Henry, who had no mistresses and had an abhorrence of nudity in both men and women, was unlucky in his queen. He thought she was one of the wisest people that he knew but his people never came to love her. She was French and her marriage, without much in the way of dowry, had cost them hard won lands in France. In later years she headed south with a band of ferocious northerners at her back, something that London never forgave her for.

Money, which had flowed readily enough when the English were winning the Hundred Years War, became a problem the older Henry got. It wasn’t helped that when he achieved his majority he gave away approximately two hundred manors and insisted on spending £2,000 on endowing his colleges at Eton and Cambridge. Before long the crown was in debt to the tune of £400,000.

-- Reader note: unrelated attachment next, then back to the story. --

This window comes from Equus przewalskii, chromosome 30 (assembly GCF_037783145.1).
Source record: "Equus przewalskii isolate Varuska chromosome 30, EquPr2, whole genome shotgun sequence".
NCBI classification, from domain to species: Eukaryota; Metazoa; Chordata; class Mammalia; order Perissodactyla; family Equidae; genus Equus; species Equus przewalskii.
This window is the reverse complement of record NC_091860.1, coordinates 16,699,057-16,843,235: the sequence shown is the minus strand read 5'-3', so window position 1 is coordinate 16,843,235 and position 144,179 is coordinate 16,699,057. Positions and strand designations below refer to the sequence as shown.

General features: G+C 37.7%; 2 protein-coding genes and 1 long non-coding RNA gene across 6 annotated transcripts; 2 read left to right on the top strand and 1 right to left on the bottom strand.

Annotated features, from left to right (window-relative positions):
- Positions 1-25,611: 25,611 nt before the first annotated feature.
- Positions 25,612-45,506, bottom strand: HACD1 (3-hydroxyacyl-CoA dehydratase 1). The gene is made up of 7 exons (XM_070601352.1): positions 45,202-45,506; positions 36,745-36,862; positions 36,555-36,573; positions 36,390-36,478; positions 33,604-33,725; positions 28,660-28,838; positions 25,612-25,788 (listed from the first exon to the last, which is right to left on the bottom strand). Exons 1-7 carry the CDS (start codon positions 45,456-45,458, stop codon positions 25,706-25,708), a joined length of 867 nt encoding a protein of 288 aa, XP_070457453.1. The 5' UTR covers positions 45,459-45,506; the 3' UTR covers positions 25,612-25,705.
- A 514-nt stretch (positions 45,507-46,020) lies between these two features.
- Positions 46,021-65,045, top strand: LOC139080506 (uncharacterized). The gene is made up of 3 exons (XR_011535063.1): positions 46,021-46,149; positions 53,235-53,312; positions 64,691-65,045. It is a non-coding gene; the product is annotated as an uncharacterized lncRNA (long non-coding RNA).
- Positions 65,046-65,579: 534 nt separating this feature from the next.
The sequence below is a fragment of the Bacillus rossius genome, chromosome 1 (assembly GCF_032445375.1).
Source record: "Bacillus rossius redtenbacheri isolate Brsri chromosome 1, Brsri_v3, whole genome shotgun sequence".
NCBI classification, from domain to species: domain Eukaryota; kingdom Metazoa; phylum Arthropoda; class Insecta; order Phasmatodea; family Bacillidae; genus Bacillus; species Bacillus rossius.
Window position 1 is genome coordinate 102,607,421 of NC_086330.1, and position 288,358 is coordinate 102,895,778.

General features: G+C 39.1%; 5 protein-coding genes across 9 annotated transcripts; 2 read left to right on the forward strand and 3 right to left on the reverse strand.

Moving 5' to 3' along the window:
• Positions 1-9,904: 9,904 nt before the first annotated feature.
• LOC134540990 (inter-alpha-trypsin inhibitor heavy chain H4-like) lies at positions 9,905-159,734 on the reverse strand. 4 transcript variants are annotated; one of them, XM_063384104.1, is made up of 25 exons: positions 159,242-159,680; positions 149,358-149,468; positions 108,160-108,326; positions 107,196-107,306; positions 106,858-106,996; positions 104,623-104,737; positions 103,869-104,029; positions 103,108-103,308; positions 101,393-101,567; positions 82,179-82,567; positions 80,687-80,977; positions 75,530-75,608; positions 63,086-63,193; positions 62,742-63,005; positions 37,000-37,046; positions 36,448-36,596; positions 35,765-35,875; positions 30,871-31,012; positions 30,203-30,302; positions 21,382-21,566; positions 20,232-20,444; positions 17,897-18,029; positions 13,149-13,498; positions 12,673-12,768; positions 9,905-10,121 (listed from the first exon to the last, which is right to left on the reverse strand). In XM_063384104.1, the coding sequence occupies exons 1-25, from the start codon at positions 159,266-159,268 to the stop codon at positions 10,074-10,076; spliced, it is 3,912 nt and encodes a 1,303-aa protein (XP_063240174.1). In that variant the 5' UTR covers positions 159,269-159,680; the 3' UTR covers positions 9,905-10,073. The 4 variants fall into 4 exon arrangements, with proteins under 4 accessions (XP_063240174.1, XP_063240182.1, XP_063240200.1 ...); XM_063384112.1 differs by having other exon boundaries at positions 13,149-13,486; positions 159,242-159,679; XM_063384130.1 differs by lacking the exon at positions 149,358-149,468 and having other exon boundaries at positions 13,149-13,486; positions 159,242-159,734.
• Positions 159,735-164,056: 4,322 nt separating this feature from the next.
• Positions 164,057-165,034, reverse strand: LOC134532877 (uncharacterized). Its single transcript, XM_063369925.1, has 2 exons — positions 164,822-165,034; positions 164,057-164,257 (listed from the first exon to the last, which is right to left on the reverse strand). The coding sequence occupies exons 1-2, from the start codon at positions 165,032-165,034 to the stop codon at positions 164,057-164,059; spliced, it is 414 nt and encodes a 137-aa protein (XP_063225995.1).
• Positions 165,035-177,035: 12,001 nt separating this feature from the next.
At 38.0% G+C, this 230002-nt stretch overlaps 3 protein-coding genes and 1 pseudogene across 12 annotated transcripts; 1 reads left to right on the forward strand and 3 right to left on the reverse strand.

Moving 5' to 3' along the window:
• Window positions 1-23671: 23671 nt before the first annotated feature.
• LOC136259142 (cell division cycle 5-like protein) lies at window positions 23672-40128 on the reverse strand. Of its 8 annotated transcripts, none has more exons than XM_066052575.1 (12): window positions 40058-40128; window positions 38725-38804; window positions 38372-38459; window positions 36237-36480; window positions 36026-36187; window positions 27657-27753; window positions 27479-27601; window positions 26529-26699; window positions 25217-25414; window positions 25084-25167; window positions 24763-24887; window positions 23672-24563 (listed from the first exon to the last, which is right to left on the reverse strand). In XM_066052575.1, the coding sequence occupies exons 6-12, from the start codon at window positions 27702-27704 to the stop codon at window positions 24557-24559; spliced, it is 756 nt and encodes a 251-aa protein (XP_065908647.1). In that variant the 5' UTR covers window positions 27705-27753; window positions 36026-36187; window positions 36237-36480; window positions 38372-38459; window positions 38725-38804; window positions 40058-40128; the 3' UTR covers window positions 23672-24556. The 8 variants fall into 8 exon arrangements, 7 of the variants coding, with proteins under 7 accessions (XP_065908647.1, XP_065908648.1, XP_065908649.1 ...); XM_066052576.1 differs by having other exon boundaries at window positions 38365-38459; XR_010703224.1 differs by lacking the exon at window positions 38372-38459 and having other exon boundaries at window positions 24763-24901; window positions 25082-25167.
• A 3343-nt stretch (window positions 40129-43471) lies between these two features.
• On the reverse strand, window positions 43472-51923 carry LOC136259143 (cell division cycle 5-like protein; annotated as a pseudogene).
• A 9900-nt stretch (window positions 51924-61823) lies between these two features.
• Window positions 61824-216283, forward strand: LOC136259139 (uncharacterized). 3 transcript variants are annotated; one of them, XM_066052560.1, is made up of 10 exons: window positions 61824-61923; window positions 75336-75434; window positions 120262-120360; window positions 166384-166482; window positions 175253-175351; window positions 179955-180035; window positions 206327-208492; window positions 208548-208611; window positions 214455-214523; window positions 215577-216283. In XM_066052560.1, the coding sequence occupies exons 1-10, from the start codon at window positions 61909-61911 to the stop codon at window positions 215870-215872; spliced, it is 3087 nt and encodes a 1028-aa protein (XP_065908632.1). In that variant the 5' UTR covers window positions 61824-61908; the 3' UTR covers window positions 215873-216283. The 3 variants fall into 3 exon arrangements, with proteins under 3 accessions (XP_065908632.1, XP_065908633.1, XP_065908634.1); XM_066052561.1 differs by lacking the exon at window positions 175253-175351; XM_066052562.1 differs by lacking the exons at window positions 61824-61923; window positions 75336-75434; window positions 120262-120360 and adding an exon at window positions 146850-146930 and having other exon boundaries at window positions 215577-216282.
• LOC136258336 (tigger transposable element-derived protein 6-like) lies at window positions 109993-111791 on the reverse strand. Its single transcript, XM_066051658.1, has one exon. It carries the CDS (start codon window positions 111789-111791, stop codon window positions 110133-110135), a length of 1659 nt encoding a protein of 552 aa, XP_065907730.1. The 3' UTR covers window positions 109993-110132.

Inevitably the peace in France could not be sustained and before long the roads were filled with English refugees fleeing the French. It didn’t go down well with the English. Henry V, the victor of Agincourt, successful charismatic warrior king was a hard act for his son to follow. As is usual in these occurrences the people blamed the king’s ‘bad advisers’ for the king’s own failings and bad luck. In 1450 Adam Moleyns, the Bishop of Chichester, managed to get himself lynched by an angry mob in Portsmouth who blamed him for the fall of Normandy. The mob’s wrath then turned on the Duke of Suffolk who found himself on the wrong side of the law for pursuing the policies that Henry wanted him to pursue. Henry insisted that Suffolk was set free but he was forced to leave the country. It didn’t help him. Suffolk, on his way to Calais, was hijacked and beheaded.